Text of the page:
There are two species of fungi that cause soybean rust, with Phakopsora pachyrhizi being the primary one of concern within the U.S. P. pachyrhizi is native to Australia and eastern Asia and since 1997 has spread to Africa, South America, and North America. It was first discovered in the continental U.S. in 2004 on soybean fields in Louisiana and it is suspected that spores of the fungus were carried within hurricane Ivan from that year.
|Spores of soybean rust (Phakopsora pachyrhizi) by Daren Mueller, Iowa State University, Bugwood.org|
The rust is able to survive winters in the southeast U.S. on kudzu and other alternative hosts and re-infect soybeans and other legumes when winter passes. It can also spread by wind each season and infect soybeans in areas where it is unable to overwinter, due to cold temperatures, and cause yield loss for soybean growers in the more northern states. When left untreated, soybean rust can cause 10-80% yield loss. This seems like a very wide range, but it is due to many environmental factors. The spores which travel by wind (urediniospores) must have at least six hours of leaf wetness to penetrate leaf surfaces and it should be 58-82F with the optimum conditions being 70-80F and either a heavy dew or light rainfall. As such, the infection and symptoms tend to occur in mid- to late summer.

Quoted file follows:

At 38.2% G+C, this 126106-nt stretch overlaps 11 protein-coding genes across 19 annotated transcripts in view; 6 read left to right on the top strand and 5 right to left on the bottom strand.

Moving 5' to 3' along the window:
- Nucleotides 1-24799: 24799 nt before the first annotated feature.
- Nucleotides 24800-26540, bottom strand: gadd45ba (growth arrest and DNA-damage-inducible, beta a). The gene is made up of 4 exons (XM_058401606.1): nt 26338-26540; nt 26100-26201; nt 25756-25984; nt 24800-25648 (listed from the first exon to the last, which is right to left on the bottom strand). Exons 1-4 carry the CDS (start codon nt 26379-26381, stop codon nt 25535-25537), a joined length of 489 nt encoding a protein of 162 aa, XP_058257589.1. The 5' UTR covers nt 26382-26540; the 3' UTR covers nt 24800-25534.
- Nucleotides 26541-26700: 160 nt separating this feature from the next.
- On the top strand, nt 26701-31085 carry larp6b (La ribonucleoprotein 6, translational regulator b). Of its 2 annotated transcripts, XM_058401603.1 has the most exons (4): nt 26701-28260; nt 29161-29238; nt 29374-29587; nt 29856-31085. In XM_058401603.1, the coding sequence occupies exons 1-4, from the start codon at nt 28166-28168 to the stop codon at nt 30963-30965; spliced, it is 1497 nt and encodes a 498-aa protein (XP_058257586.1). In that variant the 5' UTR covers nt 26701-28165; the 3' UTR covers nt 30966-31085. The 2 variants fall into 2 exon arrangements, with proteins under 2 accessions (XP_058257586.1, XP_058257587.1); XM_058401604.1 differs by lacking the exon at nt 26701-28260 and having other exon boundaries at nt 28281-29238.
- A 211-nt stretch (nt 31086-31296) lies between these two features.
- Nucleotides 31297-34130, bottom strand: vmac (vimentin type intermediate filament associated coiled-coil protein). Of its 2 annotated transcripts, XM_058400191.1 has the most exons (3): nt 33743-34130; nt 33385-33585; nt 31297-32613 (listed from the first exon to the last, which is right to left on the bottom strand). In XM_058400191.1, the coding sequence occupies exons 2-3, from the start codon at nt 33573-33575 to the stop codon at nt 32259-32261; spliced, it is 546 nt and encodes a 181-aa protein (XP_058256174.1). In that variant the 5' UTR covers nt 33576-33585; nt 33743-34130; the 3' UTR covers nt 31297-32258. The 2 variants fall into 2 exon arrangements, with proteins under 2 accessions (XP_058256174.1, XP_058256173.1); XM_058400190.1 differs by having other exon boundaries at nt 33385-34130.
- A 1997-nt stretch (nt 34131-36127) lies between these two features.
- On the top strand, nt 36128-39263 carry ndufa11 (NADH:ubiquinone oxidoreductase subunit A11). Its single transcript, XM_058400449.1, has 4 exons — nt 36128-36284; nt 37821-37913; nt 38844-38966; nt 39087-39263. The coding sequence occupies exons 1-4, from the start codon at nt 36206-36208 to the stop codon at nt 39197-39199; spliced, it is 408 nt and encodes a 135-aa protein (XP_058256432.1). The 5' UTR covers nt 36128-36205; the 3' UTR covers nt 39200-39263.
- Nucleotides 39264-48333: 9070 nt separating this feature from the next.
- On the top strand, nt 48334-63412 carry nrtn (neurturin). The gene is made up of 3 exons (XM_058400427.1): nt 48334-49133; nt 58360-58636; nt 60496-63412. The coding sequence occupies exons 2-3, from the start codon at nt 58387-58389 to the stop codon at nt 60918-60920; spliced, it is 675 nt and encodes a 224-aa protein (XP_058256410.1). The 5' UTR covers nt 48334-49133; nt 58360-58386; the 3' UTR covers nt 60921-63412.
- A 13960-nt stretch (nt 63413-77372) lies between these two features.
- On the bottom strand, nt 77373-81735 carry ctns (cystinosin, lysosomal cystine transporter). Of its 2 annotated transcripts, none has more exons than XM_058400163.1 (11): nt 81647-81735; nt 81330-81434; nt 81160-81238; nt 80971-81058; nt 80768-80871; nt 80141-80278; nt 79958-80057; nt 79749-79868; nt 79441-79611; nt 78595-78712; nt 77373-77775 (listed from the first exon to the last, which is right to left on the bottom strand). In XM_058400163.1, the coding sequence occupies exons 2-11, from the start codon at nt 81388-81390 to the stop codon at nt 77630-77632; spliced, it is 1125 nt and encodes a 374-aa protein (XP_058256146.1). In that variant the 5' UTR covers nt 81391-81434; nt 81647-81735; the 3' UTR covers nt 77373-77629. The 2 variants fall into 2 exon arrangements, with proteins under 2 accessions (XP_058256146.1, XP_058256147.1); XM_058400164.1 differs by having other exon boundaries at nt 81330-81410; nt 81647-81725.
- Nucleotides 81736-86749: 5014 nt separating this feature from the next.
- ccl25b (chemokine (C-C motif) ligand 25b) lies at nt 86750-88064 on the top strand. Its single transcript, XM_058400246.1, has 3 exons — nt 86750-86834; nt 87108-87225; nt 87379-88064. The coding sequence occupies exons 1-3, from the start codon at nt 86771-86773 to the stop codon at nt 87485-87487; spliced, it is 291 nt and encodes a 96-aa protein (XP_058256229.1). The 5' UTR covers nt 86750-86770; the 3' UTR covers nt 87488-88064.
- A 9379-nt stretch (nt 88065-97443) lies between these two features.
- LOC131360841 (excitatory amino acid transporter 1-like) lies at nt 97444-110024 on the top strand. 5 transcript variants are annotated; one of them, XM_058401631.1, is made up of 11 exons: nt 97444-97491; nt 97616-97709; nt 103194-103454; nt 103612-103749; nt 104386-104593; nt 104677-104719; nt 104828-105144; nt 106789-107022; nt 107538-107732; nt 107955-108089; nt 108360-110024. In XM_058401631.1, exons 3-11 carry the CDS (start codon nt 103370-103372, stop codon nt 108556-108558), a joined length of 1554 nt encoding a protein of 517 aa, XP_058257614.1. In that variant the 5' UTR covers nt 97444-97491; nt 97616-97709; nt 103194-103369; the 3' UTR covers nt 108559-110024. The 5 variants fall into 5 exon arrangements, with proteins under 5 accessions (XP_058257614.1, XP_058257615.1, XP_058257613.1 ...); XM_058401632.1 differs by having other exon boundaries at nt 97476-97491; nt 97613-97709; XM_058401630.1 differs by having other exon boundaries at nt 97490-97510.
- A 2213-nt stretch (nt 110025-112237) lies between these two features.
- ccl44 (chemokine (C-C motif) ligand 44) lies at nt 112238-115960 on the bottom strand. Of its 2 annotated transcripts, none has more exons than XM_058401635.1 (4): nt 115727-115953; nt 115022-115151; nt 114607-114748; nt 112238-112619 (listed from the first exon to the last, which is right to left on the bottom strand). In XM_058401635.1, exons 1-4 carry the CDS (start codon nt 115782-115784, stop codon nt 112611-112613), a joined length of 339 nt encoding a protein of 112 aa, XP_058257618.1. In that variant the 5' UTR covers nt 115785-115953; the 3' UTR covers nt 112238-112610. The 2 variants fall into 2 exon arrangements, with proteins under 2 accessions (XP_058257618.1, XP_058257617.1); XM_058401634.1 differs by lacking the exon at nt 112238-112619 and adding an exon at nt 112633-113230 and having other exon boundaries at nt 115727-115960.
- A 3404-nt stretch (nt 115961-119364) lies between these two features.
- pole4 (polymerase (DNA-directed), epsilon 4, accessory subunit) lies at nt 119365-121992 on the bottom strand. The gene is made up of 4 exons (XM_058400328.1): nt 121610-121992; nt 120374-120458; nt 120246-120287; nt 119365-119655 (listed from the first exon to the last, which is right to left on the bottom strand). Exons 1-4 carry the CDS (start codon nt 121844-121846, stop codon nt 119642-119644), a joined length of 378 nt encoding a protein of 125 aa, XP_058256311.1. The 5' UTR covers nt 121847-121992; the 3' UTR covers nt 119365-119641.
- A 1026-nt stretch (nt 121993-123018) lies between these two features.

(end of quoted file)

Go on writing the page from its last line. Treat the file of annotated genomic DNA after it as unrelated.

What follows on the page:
|Advanced symptoms of soybean rust on unsprayed control plot within a fungicide trial. Soybean rust (Phakopsora pachyrhizi) by Edward Sikora, Auburn University, Bugwood.org|
Symptoms first appear on the top side of the leaves as tiny dark red or brown spots and then pustules will form on the undersides of leaves. The pustules will break open and the wind-blown spores will released. If the rust goes untreated it can cause leaves to fall off and induce premature maturity, leading to yield loss and reduced seed size.
|Symptoms of soybean rust (Phakopsora pachyrhizi) by Daren Mueller, Iowa State University, Bugwood.org|
For more information: BugwoodWiki on Phakopsora pachyrhizi
University of Arkansas publication: Asian Soybean Rust
Alabama A&M and Auburn Universities: Asian Soybean Rust in Alabama
More images from Bugwood: Soybean rust